‘The real warriors on a big trip or climb are not the studs, but those who are more human, grey instead of golden’
RISING Leading groups in extreme environments isn’t easy – what’s it like on a personal level?
AK ‘Someone once said that I’m a wolf in sheep’s clothing, in that on the outside I’m all soft and cuddly, laughing and joking, but inside, and on the wall, I’m a bit of a monster. I think that having done a lot of solo ascents, many of which lasted weeks on end, where you’re totally dependent on yourself, means I often don’t work well with others; a real failure. I’ve led teams up some of the hardest routes on the planet, often people who had no experience to be there, so maybe that explains why often I felt crushed by it.
RISING Does that mean you run expeditions back in your head afterwards, to learn new lessons?
AK ‘I think a lot about how things went wrong even on climbs that went right, as I aspire to be a better human being, especially when under pressure. I think it’s important to weed the toxic and damaged people out of a team, the ones who really don’t want to be there (most often due to their ego and wants, and coming up short of the reality it would take to see those satisfied). I think I’ve come back from trips very damaged by the experience, even to the point of breakdown, but it was never about the climb, always the people. The ability to balance between being a stone cold ‘killer’ and a vulnerable loving human being is often the crux.’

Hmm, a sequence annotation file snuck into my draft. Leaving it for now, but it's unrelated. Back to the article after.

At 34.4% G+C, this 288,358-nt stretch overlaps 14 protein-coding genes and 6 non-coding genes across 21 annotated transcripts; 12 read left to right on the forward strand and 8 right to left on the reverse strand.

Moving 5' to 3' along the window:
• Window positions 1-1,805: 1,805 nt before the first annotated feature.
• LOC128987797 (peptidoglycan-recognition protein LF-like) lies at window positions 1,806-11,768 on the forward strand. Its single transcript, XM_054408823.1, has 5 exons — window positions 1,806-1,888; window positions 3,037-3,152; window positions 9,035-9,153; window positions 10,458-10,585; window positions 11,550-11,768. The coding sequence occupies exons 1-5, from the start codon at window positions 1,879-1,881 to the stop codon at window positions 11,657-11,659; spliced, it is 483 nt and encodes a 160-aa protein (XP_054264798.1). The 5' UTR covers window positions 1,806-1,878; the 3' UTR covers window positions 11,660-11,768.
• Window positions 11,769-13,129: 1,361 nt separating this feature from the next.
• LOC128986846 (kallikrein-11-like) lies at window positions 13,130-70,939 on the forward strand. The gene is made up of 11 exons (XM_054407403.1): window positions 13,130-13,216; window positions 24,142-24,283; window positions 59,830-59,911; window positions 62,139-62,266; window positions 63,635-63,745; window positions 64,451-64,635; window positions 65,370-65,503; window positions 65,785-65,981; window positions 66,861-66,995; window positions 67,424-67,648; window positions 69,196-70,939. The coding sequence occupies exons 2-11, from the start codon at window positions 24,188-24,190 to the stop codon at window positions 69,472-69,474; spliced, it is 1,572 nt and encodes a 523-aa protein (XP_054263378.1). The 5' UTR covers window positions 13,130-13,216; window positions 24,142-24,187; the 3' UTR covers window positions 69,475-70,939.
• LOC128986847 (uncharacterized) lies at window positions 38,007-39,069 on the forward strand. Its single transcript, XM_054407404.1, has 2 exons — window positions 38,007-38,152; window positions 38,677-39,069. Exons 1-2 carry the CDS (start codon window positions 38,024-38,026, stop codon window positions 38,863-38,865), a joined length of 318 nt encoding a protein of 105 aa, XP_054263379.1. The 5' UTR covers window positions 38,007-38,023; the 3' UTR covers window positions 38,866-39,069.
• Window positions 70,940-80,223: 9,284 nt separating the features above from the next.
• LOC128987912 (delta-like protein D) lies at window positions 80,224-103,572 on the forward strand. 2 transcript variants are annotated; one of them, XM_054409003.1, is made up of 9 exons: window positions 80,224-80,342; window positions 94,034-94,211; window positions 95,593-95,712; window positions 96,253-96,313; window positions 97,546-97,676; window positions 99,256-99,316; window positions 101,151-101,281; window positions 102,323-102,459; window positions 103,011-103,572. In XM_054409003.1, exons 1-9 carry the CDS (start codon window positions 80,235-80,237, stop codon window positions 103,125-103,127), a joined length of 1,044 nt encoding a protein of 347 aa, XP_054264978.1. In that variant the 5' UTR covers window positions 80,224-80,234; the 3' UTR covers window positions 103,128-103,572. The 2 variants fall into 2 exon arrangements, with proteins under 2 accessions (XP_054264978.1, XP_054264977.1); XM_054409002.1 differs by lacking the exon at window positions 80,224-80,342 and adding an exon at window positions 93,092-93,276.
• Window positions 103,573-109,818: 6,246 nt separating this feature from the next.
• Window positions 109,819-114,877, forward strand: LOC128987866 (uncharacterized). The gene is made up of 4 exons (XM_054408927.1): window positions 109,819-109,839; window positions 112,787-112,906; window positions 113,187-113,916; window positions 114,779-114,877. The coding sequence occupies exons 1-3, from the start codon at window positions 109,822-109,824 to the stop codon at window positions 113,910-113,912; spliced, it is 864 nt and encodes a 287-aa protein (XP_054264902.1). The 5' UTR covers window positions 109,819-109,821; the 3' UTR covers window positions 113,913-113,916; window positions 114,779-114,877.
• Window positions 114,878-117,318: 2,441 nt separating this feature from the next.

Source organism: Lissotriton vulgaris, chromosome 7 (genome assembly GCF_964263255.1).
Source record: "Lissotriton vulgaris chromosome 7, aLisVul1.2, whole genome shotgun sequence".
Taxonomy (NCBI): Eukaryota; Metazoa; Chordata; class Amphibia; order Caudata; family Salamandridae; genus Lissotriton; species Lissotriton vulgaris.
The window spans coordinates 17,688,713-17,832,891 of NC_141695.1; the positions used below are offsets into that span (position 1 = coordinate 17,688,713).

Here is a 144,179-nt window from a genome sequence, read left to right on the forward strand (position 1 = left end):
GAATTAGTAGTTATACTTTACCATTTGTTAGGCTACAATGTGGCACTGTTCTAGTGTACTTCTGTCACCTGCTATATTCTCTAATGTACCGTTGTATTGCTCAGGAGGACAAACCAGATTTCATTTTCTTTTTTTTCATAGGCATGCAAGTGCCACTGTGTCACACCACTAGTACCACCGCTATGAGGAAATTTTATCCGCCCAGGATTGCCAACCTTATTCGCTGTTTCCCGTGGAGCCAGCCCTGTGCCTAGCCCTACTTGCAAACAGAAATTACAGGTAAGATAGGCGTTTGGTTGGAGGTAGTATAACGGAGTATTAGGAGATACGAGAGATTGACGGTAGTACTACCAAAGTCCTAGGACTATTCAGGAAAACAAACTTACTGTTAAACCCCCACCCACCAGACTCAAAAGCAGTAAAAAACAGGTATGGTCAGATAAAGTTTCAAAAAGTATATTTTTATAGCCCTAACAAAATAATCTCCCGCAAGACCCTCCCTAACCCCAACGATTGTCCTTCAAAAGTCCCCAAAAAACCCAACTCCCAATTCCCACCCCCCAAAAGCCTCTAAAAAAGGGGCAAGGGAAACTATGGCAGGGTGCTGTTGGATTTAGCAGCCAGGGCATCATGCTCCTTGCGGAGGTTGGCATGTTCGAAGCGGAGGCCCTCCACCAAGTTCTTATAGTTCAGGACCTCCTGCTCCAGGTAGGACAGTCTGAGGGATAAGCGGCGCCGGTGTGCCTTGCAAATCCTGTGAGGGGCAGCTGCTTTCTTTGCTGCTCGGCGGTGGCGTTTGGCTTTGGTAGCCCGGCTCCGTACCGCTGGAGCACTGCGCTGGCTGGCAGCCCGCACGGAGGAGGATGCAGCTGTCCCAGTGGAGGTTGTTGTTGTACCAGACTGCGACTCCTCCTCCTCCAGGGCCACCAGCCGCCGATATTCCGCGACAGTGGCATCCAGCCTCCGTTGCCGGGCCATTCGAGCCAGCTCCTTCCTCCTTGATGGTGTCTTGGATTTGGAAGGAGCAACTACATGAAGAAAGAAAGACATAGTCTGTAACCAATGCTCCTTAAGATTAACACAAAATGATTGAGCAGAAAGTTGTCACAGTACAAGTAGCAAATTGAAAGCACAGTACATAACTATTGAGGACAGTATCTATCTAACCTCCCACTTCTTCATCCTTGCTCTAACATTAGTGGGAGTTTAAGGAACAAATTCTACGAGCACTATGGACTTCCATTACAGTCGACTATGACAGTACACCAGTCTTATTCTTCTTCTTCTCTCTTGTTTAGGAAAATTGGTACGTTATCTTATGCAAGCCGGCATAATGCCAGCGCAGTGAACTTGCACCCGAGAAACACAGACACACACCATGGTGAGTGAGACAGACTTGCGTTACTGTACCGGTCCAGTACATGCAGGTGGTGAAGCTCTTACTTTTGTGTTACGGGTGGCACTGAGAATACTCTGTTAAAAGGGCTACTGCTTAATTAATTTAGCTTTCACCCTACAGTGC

RISING What negative personal traits on a hard expedition really drag the group down?
AK ‘Pity or self-pity and general slack-giving is the real killer; we’re all scared, cold, hungry, need to take a crap, and don’t want to listen to that one person verbalising our pain. People who are always protesting their weakness generally just become a drain on everyone and often only sort their shit out by being put under genuine pressure so at least their whinging is valid. Very often the real warriors on a big trip or climb are not the studs, people who believe fully in their godlike qualities, but those who are more human, grey instead of golden. I guess the whole evolution of mankind, its history and art and wars was built on the back of grafters, farmers and factory workers, not kings and statesmen.
‘Trips and climbs are like relationships: the one you’re on is always best, but the one to come might be even better’
RISING People fall back on humour in high-pressure situations but can that be a double-edged sword?
AK ‘It’s important not to use humour and a quick wit to hurt or attack people, even when you know they deserve it. I remember crossing Greenland on skis and one member of the team was really struggling, due to blisters and getting into a deep funk over it all. She was the leader but slowly people lost respect for her, as is often the case. She starting laying out some plan and I offered up another suggestion, and she got really upset, saying that I always undermined her, that I would never agree with one thing she said, to which I replied: “I think you’re wrong there”. It’s a funny story, and everyone laughed at her, and I got some marks for being witty, but really I should have given her a hug and both of us should have worked it out. Very often in the depth of things we lose sight that we actually like each other and aren’t enemies at all.’